RSNA Session Recap: Improve Image Quality While Decreasing Dose
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Three studies by Carestream R&D presented at RSNA this week featured some of our latest work to reduce patient dose exposure:
First, “Maximizing Lesion Conspicuity in Chest Radiography: Application of Low-Energy X-rays with Rib-contrast Suppression” was presented on Monday.
The study evaluated the use of low-kVp imaging in combination with rib-contrast suppression (RCS) to improve and maximize the appearance of lesions in chest x-rays at the same patient dose. A cesium iodide Carestream DRX detector was used in the study, which concluded that anatomy contrast and lesion visualization can be maximized when lower kVp is used in combination with rib-contrast suppression. Low kVp with RCS can be used to maximize the diagnostic quality of chest X-rays while maintaining the same patient dose, or to reduce the patient dose while maintaining the same diagnostic quality.
Second, “Task-Specific Dose Reduction for Neonatal Chest Imaging Using a CsI Direct Radiographic (DR) Detector” was presented on Tuesday. The study was designed to determine the dose reduction potential in neonatal ICU imaging using a Carestream cesium iodide DRX detector. Pediatric radiologists independently marked the location of three features in each image: carina, endotracheal tube tip (ETT), and largest pneumatocele. The study concluded that while currently neonatal patients receive an effective dose of 15-20 µSv for chest exams, employment of task-specific techniques such as a low-dose ETT study and a higher-dose lung parenchymal study could promote dose reduction without affecting diagnosis. These findings are important because of the challenges of acquiring diagnostic quality radiographs of neonatal patients at the lowest possible dose.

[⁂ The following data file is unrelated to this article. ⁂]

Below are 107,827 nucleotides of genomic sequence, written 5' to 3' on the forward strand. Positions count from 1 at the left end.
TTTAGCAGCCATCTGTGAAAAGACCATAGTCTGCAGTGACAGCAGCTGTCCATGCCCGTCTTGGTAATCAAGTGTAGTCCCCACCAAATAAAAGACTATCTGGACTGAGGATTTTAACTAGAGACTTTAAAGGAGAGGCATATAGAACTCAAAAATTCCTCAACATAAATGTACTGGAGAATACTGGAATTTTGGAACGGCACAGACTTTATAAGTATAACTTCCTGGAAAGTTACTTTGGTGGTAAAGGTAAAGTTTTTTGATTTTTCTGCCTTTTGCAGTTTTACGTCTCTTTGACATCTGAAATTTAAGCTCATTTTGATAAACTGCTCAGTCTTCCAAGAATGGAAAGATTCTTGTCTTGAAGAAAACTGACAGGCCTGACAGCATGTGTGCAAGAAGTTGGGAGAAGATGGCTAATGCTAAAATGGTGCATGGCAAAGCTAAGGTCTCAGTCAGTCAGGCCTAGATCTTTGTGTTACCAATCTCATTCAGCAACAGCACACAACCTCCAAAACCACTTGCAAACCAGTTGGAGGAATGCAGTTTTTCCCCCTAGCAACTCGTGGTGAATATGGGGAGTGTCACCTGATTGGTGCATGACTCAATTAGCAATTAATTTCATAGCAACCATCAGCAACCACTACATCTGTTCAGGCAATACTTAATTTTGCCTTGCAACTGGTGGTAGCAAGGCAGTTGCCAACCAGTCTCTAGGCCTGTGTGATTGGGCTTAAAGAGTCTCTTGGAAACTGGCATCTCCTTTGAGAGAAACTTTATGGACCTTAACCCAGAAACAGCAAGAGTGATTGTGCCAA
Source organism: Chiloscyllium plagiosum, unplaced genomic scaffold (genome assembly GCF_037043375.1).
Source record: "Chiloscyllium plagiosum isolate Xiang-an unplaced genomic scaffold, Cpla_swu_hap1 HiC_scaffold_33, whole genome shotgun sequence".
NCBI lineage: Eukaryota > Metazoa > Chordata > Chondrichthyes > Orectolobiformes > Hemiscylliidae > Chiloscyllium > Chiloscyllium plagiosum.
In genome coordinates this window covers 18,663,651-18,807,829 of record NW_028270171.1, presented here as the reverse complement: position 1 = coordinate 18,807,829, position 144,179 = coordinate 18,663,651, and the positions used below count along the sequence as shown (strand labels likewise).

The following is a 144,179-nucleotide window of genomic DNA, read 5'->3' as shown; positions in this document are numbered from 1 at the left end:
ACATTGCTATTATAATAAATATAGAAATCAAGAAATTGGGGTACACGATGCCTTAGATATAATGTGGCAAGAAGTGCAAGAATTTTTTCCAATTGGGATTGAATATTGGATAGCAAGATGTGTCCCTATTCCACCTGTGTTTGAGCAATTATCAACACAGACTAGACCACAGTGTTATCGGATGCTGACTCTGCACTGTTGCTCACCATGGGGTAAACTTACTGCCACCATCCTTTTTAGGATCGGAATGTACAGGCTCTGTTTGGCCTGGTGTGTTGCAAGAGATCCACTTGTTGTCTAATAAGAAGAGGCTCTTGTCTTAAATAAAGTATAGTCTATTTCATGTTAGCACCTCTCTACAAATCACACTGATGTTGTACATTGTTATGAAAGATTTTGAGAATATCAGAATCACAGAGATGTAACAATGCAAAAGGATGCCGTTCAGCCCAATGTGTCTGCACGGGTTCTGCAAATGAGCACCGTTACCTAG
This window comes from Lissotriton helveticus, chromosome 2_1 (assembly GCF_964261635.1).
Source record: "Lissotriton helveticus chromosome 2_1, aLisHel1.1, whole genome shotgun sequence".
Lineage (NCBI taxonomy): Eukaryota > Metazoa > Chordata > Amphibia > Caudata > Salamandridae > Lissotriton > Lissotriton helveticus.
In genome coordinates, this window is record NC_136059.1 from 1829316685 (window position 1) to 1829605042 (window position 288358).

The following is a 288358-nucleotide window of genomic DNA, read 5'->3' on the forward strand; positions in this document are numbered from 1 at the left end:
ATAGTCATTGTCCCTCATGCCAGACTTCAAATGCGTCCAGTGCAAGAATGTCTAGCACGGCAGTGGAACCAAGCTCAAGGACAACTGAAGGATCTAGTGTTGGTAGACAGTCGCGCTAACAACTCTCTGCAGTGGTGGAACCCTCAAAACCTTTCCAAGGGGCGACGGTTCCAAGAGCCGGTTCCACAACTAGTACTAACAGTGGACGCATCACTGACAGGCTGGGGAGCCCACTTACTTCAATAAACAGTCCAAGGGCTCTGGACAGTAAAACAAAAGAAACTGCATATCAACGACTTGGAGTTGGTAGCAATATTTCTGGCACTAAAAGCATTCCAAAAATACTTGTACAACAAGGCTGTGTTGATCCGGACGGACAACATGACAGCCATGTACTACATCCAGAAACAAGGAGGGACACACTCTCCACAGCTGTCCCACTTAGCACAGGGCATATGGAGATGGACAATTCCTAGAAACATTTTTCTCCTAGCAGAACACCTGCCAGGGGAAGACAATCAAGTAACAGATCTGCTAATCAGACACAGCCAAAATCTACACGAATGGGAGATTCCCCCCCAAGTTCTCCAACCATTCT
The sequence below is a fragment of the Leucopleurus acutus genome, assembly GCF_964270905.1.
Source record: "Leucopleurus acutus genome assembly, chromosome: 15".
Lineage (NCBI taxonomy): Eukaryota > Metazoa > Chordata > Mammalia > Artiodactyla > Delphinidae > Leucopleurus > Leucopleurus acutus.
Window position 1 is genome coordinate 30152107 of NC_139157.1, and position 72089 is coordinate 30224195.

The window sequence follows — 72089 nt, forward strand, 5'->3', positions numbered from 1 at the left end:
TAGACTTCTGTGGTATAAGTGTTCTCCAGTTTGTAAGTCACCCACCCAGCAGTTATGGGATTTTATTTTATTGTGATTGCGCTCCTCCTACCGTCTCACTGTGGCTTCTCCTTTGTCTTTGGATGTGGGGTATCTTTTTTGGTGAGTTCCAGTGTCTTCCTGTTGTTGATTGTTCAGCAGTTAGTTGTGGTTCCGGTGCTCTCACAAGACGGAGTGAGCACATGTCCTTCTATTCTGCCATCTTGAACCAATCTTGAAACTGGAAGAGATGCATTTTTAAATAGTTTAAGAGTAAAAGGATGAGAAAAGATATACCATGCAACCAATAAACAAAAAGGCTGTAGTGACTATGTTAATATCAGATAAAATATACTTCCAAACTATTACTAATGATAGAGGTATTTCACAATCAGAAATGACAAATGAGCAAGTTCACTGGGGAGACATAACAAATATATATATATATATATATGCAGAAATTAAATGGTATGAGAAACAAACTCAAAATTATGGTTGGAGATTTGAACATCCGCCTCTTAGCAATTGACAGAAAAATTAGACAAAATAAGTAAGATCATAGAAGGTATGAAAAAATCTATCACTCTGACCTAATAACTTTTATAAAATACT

Also on Tuesday, “Neonatal and Pediatric, Portable, Digital-Radiographic AP Chest Imaging: Weight-specific kVp Selection to Optimize Effective Dose and Image Quality” was presented. Pediatric patients are particularly sensitive to X-ray dose. This study evaluated the ability for physicians to detect small lung nodules imaged with a wireless Carestream DRX cesium iodide detector. The goal was to evaluate overall imaging performance to identify the best kVp as a function of weight. Typically, neonatal patients of less than 3 kg are imaged at or above 60 kVp. This study presents evidence that they should be imaged a lower kVp to optimize imaging quality and effective dose.
To learn more about the Carestream cesium iodide detector and how your facility can decrease dose for your patients, visit us at RSNA 2012 in South Hall, or visit http://www.carestream.com/dr
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